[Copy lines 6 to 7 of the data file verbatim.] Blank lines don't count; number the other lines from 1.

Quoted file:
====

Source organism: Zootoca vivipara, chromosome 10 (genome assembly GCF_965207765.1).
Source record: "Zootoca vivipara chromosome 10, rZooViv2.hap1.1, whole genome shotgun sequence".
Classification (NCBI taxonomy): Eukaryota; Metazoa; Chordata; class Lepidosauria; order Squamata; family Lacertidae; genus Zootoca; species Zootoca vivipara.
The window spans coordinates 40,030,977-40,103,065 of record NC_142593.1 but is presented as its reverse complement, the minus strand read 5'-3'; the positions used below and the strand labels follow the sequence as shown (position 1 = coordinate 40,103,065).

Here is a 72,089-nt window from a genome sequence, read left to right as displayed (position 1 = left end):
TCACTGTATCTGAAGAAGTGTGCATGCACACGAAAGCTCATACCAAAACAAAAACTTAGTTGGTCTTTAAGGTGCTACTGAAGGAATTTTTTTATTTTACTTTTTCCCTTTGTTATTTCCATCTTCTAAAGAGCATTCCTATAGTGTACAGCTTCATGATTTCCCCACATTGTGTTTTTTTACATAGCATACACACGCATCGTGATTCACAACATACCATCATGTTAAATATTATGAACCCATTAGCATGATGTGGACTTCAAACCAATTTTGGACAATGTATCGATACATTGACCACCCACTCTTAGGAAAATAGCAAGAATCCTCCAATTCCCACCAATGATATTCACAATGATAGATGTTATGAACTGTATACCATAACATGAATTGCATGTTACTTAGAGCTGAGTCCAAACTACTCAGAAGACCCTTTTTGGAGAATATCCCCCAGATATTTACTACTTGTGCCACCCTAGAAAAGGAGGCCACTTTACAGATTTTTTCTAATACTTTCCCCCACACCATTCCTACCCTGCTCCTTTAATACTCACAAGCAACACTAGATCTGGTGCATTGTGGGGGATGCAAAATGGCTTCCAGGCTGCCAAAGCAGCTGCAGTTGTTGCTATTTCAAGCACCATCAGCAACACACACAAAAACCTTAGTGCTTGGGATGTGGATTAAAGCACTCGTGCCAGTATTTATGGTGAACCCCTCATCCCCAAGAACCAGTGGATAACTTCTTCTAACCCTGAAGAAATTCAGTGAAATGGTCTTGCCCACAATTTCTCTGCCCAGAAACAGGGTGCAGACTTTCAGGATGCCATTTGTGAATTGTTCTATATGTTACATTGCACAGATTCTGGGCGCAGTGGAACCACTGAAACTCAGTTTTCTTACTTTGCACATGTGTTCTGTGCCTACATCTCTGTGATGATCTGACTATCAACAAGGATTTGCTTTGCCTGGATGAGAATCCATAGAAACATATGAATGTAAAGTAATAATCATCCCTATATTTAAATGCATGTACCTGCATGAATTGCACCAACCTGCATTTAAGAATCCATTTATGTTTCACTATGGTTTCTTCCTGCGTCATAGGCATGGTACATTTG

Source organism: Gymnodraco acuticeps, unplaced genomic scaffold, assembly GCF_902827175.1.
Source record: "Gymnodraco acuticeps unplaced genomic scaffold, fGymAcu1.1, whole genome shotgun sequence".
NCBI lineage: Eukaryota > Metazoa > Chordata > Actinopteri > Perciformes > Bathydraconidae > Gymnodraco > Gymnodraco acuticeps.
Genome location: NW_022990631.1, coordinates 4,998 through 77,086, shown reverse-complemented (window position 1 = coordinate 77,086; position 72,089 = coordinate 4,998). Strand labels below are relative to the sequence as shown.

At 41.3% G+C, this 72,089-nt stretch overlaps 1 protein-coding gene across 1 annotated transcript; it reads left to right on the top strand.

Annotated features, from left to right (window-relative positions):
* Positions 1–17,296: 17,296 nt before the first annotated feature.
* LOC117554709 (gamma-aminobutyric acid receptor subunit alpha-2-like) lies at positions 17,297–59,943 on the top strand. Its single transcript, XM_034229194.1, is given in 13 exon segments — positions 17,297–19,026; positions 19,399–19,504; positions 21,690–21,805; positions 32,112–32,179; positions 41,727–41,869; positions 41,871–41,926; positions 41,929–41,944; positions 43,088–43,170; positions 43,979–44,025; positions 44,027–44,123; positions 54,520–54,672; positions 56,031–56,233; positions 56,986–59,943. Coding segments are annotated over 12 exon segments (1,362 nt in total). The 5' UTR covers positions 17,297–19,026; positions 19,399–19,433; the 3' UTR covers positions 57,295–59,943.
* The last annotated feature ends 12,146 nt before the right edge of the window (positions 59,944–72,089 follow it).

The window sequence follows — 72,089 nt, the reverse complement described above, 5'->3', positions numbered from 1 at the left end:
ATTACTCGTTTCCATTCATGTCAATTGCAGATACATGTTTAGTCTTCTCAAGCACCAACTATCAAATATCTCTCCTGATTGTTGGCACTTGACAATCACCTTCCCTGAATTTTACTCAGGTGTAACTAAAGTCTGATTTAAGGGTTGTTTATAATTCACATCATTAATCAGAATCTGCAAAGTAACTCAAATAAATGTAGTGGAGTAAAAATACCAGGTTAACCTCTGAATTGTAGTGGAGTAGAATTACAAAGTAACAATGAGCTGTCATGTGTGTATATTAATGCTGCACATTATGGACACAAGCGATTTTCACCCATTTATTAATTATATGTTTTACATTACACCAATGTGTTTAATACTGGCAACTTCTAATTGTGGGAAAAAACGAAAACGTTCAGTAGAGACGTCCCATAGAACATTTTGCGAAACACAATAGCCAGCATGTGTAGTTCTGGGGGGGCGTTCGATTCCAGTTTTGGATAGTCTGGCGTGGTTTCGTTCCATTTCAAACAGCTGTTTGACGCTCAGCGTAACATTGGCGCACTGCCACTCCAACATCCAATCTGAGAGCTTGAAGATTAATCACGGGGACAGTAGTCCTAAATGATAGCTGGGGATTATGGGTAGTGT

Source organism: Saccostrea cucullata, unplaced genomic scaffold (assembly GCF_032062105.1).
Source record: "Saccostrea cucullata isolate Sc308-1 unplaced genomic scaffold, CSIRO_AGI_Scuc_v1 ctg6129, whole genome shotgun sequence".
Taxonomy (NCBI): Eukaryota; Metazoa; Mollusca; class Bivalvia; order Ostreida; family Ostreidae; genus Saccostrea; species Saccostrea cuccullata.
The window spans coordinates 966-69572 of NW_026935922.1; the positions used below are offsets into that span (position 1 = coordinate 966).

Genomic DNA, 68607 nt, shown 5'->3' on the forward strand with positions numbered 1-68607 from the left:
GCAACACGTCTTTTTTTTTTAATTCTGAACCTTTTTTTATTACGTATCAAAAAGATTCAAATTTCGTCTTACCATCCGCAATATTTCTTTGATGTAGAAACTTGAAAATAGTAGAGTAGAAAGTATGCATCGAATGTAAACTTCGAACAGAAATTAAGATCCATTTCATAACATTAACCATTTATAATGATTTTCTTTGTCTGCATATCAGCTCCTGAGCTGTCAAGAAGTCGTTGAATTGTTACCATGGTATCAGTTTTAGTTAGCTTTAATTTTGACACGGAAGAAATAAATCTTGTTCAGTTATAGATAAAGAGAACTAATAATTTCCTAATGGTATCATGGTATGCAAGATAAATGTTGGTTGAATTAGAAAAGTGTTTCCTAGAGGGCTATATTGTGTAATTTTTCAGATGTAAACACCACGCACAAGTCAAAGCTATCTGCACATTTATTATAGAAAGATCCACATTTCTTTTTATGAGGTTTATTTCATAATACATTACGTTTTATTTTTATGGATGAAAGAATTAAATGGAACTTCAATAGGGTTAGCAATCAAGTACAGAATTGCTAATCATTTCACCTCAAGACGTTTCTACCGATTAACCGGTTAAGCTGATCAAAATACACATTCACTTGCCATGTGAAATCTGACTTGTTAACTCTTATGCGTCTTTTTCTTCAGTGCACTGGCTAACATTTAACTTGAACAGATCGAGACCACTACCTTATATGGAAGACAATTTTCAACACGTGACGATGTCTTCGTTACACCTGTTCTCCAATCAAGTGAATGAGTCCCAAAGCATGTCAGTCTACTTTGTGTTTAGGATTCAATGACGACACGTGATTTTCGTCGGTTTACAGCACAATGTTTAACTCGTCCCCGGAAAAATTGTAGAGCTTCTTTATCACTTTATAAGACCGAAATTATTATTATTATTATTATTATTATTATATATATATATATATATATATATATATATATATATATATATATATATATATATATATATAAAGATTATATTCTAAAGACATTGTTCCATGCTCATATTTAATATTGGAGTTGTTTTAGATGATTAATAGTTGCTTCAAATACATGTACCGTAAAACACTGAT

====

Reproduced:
TCACTGTATCTGAAGAAGTGTGCATGCACACGAAAGCTCATACCAAAACAAAAACTTAGTTGGTCTTTAAGGTGCTACTGAAGGAATTTTTTTATTTTACTTTTTCCCTTTGTTATTTCCATCTTCTAAAGAGCATTCCTATAGTGTACAGCTTCATGATTTCCCCACATTGTGTTTTTTTACATAGCATACACACGCATCGTGATTCACAACATACCATCATGTTAAATATTATGAACCCATTAGCATGATGTGGACTTCAAACCAATTTTGGACAATGTATCGATACATTGACCACCCACTCTTAGGAAAATAGCAAGAATCCTCCAATTCCCACCAATGATATTCACAATGATAGATGTTATGAACTGTATACCATAACATGAATTGCATGTTACTTAGAGCTGAGTCCAAACTACTCAGAAGACCCTTTTTGGAGAATATCCCCCAGATATTTACTACTTGTGCCACCCTAGAAAAGGAGGCCACTTTACAGATTTTTTCTAATACTTTCCCCCACACCATTCCTACCCTGCTCCTTTAATACTCACAAGCAACACTAGATCTGGTGCATTGTGGGGGATGCAAAATGGCTTCCAGGCTGCCAAAGCAGCTGCAGTTGTTGCTATTTCAAGCACCATCAGCAACACACACAAAAACCTTAGTGCTTGGGATGTGGATTAAAGCACTCGTGCCAGTATTTATGGTGAACCCCTCATCCCCAAGAACCAGTGGATAACTTCTTCTAACCCTGAAGAAATTCAGTGAAATGGTCTTGCCCACAATTTCTCTGCCCAGAAACAGGGTGCAGACTTTCAGGATGCCATTTGTGAATTGTTCTATATGTTACATTGCACAGATTCTGGGCGCAGTGGAACCACTGAAACTCAGTTTTCTTACTTTGCACATGTGTTCTGTGCCTACATCTCTGTGATGATCTGACTATCAACAAGGATTTGCTTTGCCTGGATGAGAATCCATAGAAACATATGAATGTAAAGTAATAATCATCCCTATATTTAAATGCATGTACCTGCATGAATTGCACCAACCTGCATTTAAGAATCCATTTATGTTTCACTATGGTTTCTTCCTGCGTCATAGGCATGGTACATTTG

Source organism: Gymnodraco acuticeps, unplaced genomic scaffold, assembly GCF_902827175.1.